Sue describes to Mel Mitchell her memories of May Day, Maypole and May Queen.
Greg and Denise Williams
Greg and Denise talk to Mel Mitchell about dancing on May Day and dancing around the Maypole. They then talk about Paul village school and Mousehole school in the 1950s.
Max and Sue Gibson
Max and Sue reminisce to Mel Mitchell about the Silver Jubilee, May Day and Mousehole carnival.
Liz recounts the choosing of the May Queen.
The Reluctant May Queen
I lived in Paul between 1959-1979. Really early on in this project I found an old picture of myself as May Queen. As soon as I saw it, I was reminded of how I felt at that time. In one way I really wanted to do it, to be the centre of this lovely village tradition, but at the same time I was very reluctant. I’ve never been that interested in clothes or managed to look smart or tidy and I’ve always hated having my photo taken. Anyway, my mum was so excited at the prospect I really felt as if I couldn’t let her down and she relished the planning and pageantry that was involved and really enjoyed it all. The accompanying picture captured the moment and I think it conveys my feelings perfectly.
Reluctant May Queen by Mel Mitchell
27th May, 1971—
The die was cast, my time had come.
Mum took me down Vi’s to get my hair done—
Wearing new white socks, vest and pants from in town,
They’ve insisted I squeeze into a hand-sewn white gown.
(I’m not fat, just had a growth spurt is all,
And Mrs Pearce keeps asking why I’m suddenly so tall)
My head’s too small for the ancient brass crown,
The old green velvet cape is weighing me down.
Mum’s really excited and dad’s so impressed,
He cannot believe that I’m wearing a dress.
It’s a mild sunny evening, but my mood isn’t light—
There’s not one thing about this that feels at all right.
We’ve been ‘arranged’ on a decorated farm trailer,
And requests for smiles have resulted in failure
The beat of the old drum leads us down to the Green,
A Cornishman photographer captures the scene—
There are speeches and dancing and pasties in the hall,
Then at last it’s all over, I’m May Queen of Paul.
Picture courtesy of The Cornishman
These poems were inspired by the memories of Mary Barnes and Betty Johns. In separate accounts both women explained the significance of Penzance Promenade as a social destination for young people of West Penwith following church or chapel on a Sunday evening. These free weekly gatherings were attended by youths from the many different villages and hamlets surrounding Penzance from the early 1900s right up to the late 1950s. It was a rare opportunity to mix and socialise with other young people they might otherwise never meet. Their accounts were full of detail including the clothes they wore for the occasion and conveyed the excitement and importance of this social opportunity for them both.
Prom — 1940s by Mel Mitchell
Ere we go again, another long evensong,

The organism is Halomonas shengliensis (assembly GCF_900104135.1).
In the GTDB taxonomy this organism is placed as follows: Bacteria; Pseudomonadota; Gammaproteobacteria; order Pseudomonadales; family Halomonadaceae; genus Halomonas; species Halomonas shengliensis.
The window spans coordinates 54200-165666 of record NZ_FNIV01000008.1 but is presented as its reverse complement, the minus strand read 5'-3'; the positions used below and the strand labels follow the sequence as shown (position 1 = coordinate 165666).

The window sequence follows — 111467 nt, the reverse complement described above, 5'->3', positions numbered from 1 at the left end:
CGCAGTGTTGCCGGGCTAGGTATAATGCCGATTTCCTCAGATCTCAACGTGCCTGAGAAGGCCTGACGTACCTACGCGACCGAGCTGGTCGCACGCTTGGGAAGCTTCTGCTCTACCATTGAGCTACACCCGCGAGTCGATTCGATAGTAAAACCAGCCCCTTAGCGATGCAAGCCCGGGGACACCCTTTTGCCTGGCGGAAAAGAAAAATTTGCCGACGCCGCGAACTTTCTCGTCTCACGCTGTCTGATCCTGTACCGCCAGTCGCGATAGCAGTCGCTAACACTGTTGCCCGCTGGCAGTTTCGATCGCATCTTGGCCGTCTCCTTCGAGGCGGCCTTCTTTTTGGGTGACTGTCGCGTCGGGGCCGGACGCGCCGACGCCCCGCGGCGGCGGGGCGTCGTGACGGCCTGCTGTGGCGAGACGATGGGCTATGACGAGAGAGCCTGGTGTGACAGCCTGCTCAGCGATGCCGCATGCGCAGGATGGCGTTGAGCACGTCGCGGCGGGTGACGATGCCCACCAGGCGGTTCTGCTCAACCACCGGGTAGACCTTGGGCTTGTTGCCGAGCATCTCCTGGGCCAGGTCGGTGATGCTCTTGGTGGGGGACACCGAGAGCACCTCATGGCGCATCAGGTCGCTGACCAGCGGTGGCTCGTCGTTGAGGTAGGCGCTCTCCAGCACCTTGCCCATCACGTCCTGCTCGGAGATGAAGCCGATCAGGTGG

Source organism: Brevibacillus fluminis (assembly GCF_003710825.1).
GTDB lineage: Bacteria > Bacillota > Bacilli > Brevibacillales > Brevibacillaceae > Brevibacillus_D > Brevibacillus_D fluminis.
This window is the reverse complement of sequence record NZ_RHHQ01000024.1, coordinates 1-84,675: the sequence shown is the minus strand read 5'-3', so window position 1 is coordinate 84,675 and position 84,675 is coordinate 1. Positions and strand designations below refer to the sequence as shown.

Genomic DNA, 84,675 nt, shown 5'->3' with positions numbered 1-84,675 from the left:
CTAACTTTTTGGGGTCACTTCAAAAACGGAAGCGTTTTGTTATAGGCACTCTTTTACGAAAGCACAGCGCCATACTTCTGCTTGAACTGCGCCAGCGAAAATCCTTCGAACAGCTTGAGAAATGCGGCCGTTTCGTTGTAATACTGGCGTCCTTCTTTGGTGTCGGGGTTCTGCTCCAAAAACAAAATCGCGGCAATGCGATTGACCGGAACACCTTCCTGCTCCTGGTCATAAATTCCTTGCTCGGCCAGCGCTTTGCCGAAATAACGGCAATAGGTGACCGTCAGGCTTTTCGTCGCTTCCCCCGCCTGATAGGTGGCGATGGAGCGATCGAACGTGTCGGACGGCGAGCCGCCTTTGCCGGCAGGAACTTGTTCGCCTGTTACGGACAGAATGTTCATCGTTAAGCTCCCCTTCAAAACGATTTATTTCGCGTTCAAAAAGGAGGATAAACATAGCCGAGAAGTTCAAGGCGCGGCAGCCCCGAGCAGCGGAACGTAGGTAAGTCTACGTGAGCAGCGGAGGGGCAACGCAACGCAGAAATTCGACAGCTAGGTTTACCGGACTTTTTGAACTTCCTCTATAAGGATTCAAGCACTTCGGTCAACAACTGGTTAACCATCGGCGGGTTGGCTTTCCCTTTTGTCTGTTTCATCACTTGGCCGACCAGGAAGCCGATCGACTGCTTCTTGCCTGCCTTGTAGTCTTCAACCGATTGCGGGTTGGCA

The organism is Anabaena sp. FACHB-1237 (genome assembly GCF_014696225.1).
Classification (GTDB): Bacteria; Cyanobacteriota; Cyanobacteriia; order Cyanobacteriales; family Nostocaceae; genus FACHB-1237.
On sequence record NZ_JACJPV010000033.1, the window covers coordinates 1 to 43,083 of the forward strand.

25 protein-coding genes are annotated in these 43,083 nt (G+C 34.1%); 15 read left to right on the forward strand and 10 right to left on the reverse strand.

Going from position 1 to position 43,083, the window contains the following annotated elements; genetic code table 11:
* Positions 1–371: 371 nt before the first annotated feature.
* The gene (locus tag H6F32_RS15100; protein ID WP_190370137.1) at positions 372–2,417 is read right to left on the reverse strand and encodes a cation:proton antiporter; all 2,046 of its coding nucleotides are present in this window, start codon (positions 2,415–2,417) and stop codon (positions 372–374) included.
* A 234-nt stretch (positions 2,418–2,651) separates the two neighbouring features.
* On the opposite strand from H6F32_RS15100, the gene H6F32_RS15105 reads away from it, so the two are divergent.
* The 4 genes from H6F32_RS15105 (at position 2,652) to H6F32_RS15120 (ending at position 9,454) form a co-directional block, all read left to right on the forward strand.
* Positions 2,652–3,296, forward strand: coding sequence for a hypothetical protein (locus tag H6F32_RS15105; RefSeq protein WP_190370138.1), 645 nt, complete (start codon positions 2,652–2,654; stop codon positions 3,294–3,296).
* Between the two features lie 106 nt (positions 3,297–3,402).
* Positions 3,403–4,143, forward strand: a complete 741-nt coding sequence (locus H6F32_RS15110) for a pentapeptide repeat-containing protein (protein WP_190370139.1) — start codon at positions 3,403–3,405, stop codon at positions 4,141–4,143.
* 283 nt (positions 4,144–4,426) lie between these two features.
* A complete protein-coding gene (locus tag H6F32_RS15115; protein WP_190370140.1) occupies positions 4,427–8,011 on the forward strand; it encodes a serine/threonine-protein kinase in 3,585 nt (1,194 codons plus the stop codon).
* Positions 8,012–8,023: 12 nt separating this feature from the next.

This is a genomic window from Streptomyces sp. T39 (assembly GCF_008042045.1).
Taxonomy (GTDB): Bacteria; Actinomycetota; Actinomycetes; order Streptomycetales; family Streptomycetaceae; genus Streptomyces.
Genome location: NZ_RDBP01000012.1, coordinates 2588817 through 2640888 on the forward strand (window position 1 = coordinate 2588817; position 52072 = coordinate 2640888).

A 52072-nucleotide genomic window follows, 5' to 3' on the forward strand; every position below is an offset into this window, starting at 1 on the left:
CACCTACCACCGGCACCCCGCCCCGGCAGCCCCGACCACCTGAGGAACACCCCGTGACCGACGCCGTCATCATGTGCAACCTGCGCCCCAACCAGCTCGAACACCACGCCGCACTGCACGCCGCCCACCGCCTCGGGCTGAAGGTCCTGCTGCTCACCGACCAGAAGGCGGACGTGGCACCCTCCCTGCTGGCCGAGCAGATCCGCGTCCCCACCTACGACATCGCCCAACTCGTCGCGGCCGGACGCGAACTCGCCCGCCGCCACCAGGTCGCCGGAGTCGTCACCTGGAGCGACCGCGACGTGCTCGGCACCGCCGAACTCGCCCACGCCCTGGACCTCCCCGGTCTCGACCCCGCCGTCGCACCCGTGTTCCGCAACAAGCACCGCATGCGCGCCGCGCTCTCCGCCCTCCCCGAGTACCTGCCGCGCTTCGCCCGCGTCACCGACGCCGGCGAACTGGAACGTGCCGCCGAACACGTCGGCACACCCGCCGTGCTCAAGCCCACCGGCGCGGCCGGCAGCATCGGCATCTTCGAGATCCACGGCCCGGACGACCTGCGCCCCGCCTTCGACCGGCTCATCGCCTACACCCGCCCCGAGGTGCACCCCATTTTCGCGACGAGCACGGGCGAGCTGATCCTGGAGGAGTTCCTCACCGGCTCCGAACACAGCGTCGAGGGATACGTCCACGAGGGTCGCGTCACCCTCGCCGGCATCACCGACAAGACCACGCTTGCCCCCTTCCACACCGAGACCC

Every Sunday is the same, e goes on and on and on.
‘Come on Reverend Wagner, will be dark in a minute—
And if I don’t get down the prom, that’ll be the limit!’
Don’t get me wrong, I’m regular in church,
But if I don’t get cracking, I’ll be left in the lurch.
I been saving for weeks for this bottle green jacket,
The Astrakhan collar cost me a packet!
I bet e’s already there wi’ that Tommy Trembath,
They’ll be by the bandstand or stood by the path—
I been waiting for weeks, while e’s been away,
But now that e’s back, I got something to say.
I’ve missed him so much, while e’s been gone,
An’ I’ve dreamed of a future tha’s ’appy an’ long.
I’m goin’ to say yes, an’ up Paul we’ll be wed—
Then off inta Chirgwin’s, for tea an’ a spread.
This war’s makin’ all of us seize every chance,
We can’t afford diamonds, nor a band for a dance—
But I’ll be contented to give him my arm,
An’ a promise of marriage, down on the prom.
Image used under the Creative Commons license
Betty talks to Mel Mitchell about how the church was the basis for people’s social life, how children were free when she was growing up, what she got up to at 15 years old and May Queen.
Prom — 1950s by Mel Mitchell
Reverend Wagner’s nearly done,
We’ll all make the prom, if we hurry and run.
I’m hoping that chapel might also be through,
So that all of the Mousehole lads, they can come too.
Circle skirt, petticoats, gloves, a new hat—
I’m a lady of fashion, no doubt about that!
Sunday nights are packed down the prom,
But last week one lad stood out in the throng—
He arrived nice and early, an’ made me stare—
He wore natty clothes an’ ’ad brilliantine hair.
That boy Johnny Blewett, e’s got some style,
An’ in all of that get up, e stood out a mile!
In a white sports coat an’ a pink carnation,
This dapper young chap caused some consternation.
I’m usually always about rock’n’roll—
But that boy Johnny Blewett, well e’s got soul!
Linda recounts to Hilary Beard some memories of being May Queen.
As soldiers marched away is a short poem inspired by the many discussions of wartime with people in Paul. Written by Pauline Sheppard
Image used under the Creative Commons license